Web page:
Protest in Venezuela in 2017.   Image Credit: Wikipedia

Similar to islands like Jamaica, where Venezuela currently has a 49 percent share in its national petroleum company, Trinidad and Tobago also has past and ongoing relationships with the country when it comes to oil. Currently, there is a deal between the countries that allows Trinidad and Tobago to buy gas from Venezuela to supply their petrochemical plants in the islands. However, the agreement has still one more contract to sign. In light of recent sanctions by the U.S. in Venezuela, it is up in the air on when that will be fulfilled. 

Guyana, however, hasn’t had the smoothest relationship with Venezuela in recent months. Oil reserves found in an offshore block near Guyana’s Venezuela's shared border has raised tensions on the territory between the two countries. The Venezuelan Navy has even intervened on oil exploration efforts by oil companies in Guyana. These tensions on territory are not new to the two countries. However, they are being rehashed as Guyana continues to produce more and more oil since 2015.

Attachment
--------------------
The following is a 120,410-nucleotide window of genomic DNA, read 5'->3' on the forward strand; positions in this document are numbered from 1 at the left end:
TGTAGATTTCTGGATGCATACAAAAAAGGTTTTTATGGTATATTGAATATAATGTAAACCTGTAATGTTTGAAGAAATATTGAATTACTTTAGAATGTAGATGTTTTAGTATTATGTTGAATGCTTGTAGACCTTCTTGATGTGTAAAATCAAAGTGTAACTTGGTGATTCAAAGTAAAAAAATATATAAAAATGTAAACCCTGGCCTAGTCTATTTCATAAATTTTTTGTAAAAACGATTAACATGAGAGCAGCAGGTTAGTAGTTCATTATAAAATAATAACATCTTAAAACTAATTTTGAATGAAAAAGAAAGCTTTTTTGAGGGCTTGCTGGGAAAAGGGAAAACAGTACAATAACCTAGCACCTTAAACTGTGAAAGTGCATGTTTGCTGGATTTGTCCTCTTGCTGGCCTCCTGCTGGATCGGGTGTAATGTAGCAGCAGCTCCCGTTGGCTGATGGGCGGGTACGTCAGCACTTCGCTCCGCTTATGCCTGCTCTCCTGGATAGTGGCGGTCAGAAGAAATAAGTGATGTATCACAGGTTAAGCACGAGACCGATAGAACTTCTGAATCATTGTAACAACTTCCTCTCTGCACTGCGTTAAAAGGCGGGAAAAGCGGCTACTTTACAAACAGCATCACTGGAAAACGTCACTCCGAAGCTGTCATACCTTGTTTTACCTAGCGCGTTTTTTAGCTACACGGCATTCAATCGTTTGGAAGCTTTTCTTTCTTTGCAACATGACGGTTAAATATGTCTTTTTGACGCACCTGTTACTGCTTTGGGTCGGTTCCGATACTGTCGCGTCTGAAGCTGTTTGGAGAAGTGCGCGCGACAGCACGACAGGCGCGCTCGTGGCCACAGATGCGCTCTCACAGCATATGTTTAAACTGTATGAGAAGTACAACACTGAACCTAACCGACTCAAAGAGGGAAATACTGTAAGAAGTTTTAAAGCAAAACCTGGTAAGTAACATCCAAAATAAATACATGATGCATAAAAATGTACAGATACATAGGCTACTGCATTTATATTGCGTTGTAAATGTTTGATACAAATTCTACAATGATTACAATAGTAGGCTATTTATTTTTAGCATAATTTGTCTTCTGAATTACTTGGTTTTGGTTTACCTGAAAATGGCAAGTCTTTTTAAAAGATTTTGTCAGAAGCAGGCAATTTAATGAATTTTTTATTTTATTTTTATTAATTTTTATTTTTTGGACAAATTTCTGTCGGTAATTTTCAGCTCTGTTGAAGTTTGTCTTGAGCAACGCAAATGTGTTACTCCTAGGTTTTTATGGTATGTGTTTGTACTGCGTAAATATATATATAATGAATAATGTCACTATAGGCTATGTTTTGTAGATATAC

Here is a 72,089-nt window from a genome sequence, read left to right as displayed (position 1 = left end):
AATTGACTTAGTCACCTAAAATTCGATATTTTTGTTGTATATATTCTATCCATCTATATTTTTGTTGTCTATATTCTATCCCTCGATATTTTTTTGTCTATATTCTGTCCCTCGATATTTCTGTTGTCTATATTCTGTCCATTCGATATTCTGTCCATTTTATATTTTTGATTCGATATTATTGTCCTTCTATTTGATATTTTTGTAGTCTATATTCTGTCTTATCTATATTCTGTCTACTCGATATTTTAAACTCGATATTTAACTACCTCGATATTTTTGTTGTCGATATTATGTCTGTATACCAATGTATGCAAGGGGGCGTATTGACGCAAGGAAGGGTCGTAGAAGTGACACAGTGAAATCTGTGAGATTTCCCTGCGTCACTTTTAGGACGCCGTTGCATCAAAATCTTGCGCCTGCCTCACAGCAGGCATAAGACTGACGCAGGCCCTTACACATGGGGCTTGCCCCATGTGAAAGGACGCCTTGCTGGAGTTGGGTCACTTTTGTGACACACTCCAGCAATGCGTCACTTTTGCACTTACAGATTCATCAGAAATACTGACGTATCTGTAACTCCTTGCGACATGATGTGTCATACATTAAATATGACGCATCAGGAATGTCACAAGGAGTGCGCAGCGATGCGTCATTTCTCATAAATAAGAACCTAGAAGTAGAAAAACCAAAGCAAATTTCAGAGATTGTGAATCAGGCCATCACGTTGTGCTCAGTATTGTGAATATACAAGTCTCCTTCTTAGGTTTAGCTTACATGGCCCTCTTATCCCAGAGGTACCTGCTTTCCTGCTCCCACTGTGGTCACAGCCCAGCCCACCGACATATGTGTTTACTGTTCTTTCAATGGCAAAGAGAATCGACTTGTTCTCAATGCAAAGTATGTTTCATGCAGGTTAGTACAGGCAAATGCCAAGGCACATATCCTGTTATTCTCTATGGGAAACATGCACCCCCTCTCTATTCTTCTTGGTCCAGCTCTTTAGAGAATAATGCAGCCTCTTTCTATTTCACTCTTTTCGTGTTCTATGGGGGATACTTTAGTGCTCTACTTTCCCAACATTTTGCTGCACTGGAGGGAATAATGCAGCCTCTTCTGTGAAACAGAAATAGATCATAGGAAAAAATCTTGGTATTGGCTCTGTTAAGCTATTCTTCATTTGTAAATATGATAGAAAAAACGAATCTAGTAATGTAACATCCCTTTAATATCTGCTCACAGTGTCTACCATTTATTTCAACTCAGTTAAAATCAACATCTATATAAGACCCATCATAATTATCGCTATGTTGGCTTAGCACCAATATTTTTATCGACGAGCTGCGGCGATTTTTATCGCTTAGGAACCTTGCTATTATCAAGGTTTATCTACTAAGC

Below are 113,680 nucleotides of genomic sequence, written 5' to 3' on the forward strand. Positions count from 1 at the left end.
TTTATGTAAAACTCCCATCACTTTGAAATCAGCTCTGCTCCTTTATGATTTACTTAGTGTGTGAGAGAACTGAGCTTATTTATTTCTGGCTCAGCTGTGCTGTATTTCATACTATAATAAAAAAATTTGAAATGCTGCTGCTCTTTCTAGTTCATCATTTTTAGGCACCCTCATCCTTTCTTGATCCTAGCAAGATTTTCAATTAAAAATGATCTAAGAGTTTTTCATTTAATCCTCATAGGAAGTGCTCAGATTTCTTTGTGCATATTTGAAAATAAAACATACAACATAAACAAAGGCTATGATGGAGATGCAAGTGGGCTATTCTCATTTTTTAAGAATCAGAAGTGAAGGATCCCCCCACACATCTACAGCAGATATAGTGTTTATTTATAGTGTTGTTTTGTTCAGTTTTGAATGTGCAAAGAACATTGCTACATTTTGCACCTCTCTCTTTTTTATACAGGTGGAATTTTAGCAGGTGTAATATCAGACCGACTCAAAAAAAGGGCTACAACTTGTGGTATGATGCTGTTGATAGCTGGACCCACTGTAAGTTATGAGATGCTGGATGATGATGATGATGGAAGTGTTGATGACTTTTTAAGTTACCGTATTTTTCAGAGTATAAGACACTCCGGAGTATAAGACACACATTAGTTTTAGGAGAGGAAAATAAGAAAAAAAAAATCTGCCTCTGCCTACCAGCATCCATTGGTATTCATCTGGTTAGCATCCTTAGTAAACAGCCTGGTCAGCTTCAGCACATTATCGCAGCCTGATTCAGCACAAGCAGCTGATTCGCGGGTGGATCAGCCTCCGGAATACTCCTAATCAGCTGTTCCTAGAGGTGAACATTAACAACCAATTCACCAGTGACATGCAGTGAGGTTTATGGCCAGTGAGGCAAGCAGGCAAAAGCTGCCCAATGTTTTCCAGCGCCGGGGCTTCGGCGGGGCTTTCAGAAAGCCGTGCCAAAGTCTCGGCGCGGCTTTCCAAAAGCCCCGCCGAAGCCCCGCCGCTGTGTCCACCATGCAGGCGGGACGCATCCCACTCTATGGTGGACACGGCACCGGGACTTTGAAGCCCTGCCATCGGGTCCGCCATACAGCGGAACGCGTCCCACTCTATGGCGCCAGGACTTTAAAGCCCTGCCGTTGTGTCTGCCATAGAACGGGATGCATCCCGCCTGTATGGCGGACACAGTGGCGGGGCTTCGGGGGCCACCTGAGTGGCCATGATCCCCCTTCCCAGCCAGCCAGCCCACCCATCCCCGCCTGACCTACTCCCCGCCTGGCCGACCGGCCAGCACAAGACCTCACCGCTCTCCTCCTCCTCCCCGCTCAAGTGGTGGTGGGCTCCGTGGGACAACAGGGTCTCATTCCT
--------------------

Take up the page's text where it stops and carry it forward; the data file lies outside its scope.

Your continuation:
Governments of the Caribbean have been extremely divided on the issue. Countries such as Haiti and the Bahamas have recognized Guaido as the interim president, however, the other members have been very hesitant in doing the same.  After meeting on January 24th, the members of CARICOM decided to keep in accordance with one of the organizations main principles which is a non-interference and non-intervention approach to sovereign states.  Many of the members voiced concern over any form of U.S. intervention in the region. 

A Map Showing the Members of CARICOM. Photo Credit: Wikimedia Commons 

The Montevideo Mechanism

The meeting with Mexico, Uruguay and CARICOM was held in Montevideo on February 7, 2019. Their meeting echoed similar sentiments of CARICOM and their non-intervention approach and the discussions resulted in a four-phase proposal to handle the complex political situation in the country. The deal seems to aim for as of a peaceful resolution as possible, one that avoids any upsurge in violence.  

Whether the deal can actually be implemented or not relies heavily on the decisions and actions of Maduro and Guaido within the next few weeks.  While other countries around the world make their support for the respective political leaders known, the Caribbean's decision to remain on neutral ground further highlights their complicated relationship with Venezuela both economically and socially.